Come March With Me

03/15/2011

what madness is this?

Urgency Day 157

500 Things Items 329-343: 14 Books

  • History: Oldest acquisition (1970’s) Hamilton’s Mythology; Newest (2008) The Fountainhead
  • Value: Lesson learned- Sam will never read Ayn Rand
  • Parting Pain: I truly enjoyed placing Rand on the left
  • Un-possessing: Donations

Beware.

The original quirky book read by our Quirky Book Club, the ad hoc group my sister and I formed years ago, was Calendar by David Ewing Duncan. Among many fascinating subjects, Duncan describes the incredibly cumbersome Roman calendar which is the basis for Shakespeare’s oft-quoted but generally misunderstood warning:

Beware the Ides of March.

Now, I’m usually one to say, if it’s a reference from Mr. Shakespeare, that’s good enough for me. End of discussion.  In this case, however, I must point out that, since I am not Julius Caesar, I am free to enjoy March 15th. In fact, I love every single one of March’s 31 fascinating, meteorologically-perplexing days! Here are just a few of my highly subjective reasons for happily Marching:

  • My wedding anniversary;
  • My darling’s birthday;
  • My own silly birthday (thanks, mom, for the heavy lifting);
  • The beginning of cycling season (usually);
  • Spring Break whoo hoo! (often);
  • March Madness.

Oops, no wait: Make that

MARCH MADNESS!

I am a complete and total sucker for college hoops. In March. Save all those pre-Dance games for sorting out bids; I couldn’t care less. But come March, oh yeah, I can tell you the difference between Big Blue and a Blue Devil; a Patriot and a Commodore; a Hoya and a Husky. Scoffing right now? Is it because my references were too easy (high five!) or too obscure?

Well, that can be remedied.

In an attempt to offset my greatly expanded television viewing during the weeks of Madly Marching—and frankly, to get caught up on my 500 Things Project— I am donating 14 books to my wonderful public library. At that time, I will check out 6 books. These will correspond to each of the six rounds of the tournament.  I will have them read by April 4th, the night of the NCAA Men’s Final. Oh yes I will.

Game On.

Today, on the Ides, I will give you one “warning:” My bracket, my annual attempt to presciently select the outcomes of more than 60 games; to balance the gimmes and the upsets, the fervent wishes of my heart and cold demands of statistics; to conjure the holy grail, The Perfect Bracket, and go on to greater glory with absolutely NO MONETARY REMUNERATION, Mr. Taxman: my beloved bracket? Well, it sucks. Always.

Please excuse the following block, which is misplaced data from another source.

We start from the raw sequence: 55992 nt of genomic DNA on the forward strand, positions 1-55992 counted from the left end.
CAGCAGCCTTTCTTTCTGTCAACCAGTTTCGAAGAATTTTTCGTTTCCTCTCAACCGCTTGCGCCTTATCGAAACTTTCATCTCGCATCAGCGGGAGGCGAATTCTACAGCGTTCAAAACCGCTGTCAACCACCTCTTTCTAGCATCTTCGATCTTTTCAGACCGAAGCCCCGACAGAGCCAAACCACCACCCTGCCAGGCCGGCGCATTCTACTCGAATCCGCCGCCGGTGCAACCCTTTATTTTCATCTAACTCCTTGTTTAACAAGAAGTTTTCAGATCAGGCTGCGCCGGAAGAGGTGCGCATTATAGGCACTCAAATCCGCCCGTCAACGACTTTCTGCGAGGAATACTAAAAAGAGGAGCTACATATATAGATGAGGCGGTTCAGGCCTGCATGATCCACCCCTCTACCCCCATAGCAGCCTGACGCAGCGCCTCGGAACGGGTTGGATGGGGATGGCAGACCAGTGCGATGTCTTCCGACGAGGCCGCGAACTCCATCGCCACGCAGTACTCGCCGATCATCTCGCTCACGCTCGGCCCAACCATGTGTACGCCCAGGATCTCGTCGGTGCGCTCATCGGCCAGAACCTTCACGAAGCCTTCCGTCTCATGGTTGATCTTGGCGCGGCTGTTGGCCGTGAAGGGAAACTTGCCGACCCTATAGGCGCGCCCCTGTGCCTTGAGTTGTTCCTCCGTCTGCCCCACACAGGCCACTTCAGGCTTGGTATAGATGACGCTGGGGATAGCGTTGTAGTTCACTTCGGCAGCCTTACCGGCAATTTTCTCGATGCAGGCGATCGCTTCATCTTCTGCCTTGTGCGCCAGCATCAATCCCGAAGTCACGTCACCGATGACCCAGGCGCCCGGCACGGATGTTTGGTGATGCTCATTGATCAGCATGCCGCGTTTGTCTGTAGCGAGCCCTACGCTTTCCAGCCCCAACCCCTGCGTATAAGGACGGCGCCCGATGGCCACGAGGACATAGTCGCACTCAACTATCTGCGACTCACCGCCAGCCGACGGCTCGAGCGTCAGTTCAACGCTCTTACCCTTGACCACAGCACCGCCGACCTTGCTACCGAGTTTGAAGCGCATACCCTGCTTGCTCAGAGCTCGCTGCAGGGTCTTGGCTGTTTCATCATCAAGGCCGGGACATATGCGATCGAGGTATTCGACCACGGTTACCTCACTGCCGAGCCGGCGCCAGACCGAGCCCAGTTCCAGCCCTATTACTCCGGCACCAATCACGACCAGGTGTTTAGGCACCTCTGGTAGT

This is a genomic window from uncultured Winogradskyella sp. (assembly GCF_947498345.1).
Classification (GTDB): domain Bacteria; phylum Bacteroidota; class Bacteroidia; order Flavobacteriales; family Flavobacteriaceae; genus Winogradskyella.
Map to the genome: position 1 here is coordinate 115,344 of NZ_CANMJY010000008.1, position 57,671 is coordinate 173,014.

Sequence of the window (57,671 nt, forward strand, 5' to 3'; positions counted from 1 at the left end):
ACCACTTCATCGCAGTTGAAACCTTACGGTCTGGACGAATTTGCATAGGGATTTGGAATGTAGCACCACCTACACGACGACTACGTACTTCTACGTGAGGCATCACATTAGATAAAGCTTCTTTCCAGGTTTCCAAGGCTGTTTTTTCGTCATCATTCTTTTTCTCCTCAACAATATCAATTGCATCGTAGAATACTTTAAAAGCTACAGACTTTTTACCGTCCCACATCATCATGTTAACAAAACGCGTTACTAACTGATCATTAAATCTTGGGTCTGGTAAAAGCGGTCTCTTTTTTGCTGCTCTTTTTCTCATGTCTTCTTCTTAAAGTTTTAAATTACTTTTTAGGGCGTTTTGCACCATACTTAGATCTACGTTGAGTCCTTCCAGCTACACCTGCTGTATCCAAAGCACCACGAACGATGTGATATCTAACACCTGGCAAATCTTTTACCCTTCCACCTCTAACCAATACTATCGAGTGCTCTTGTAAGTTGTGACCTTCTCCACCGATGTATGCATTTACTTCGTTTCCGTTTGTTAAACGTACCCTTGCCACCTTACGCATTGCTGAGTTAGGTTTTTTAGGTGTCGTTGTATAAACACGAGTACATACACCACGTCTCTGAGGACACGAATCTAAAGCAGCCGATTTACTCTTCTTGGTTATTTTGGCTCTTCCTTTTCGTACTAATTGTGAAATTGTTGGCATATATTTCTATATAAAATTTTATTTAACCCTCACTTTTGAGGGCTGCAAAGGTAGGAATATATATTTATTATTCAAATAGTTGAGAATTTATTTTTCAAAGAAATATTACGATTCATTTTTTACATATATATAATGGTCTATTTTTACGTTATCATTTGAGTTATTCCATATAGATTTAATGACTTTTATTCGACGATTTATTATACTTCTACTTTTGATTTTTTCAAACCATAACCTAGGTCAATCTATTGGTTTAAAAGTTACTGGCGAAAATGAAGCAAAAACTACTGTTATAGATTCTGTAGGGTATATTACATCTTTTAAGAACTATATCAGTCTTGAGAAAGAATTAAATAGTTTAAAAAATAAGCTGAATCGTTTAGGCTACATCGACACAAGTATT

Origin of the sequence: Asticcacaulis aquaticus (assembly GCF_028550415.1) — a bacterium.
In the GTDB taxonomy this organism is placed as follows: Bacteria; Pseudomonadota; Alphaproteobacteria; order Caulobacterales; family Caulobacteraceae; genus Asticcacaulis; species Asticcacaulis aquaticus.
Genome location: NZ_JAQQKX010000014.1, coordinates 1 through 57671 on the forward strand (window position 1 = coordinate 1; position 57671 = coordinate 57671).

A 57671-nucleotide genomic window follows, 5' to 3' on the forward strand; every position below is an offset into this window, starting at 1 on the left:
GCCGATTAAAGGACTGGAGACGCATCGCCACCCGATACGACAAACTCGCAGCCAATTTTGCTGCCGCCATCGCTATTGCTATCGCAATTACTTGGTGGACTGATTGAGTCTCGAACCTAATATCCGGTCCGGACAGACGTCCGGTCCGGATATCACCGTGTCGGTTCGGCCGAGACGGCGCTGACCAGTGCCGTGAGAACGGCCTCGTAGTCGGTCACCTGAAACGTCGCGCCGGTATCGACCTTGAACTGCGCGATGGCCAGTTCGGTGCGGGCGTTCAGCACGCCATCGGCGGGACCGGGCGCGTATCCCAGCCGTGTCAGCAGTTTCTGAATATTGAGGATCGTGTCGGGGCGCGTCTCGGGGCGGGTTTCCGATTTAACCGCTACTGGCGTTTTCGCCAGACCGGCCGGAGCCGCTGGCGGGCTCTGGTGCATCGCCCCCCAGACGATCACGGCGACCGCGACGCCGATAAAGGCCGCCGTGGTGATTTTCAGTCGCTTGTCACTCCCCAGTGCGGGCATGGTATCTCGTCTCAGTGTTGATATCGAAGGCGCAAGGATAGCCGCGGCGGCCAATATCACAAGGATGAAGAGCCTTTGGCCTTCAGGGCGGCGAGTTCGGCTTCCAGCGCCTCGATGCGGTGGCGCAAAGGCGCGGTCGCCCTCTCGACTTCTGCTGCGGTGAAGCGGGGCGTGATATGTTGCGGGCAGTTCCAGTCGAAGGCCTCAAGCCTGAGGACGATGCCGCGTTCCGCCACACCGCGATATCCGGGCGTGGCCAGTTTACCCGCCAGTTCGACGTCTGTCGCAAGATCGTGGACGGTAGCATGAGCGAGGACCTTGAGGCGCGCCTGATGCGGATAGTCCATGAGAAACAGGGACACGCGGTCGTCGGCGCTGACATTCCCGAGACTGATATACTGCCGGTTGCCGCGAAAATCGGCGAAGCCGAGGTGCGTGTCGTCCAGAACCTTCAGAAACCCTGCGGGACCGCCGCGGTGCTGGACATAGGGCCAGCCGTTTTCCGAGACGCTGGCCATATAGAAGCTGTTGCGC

But hey!

My trash talk flows in couplets that rhyme.

This is why March is my perfect time.

(Beware)


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Three other raincoats might be enough...

Urgency Day 288

500 Things Item 213: My 4th Favorite Raincoat

  • History: Purchased on sale despite being too large
  • Value: Hardly used (see above)
  • Parting Pain: None
  • Un-possessing: Donation

I have been discontent for awhile.

Dis: A prefix meaning not.

I am discontent with our employed situation, vis a vis, it being in the category of “un.”

Un: Also a prefix meaning not, apart, asunder; a reversal.

A reversal: I love being dis-contented:  becoming “un” with my contents.

English majors—again, yours truly– enjoy hyphenating words to see if new meanings are revealed. Dis-cover was especially popular in Shakespearean-feminist criticism, with its slightly naughty innuendo and meta-suggestiveness. As we oh-so-clever grad students liked to say, “I never meta-hyphen I didn’t like.”

I knew I was going to love an article I spotted in The New York Times this morning, “Accumulation And Its Discontents” by Penelope Green. If you are interested in the subjects of collecting, hoarding and/or the fear of un-possessing possessions, I highly recommend this article to you. Here’s a section that discusses the very mindset I am considering in my 500 Things project:

I got this from Aunt Maria: I can’t get rid of it. I spent a lot of money on this; I can’t get rid of it. I wore this a year ago, I might want to wear it again; I can’t get rid of it. If I get rid of it, I’ve lost all these opportunities.

It’s the old Rainy Day trap:

  • Just in case.
  • What if…?
  • I might need it.

Some unforeseen event might finally compel us to use something that’s been utterly and completely neglected for months or even years. It might. There’s no getting around it:  It just might.

Or. What I believe happens more often at moments of need or desire? Shopping.

If “mights” speak to you, I truly think you should be content with your stuff. If hyphens are more your thing, you might enjoy dis-covering your inner dis-contenter with me.

Once and for all, I want to be un-possessed of my discontent.


If this picture could talk, would it scream?

Urgency Day 295

500 Things Project: An Inventory Before Item 200!

  • History: Highlights (and a lowlight) of 199 Things
  • Value: A pause to remember and refresh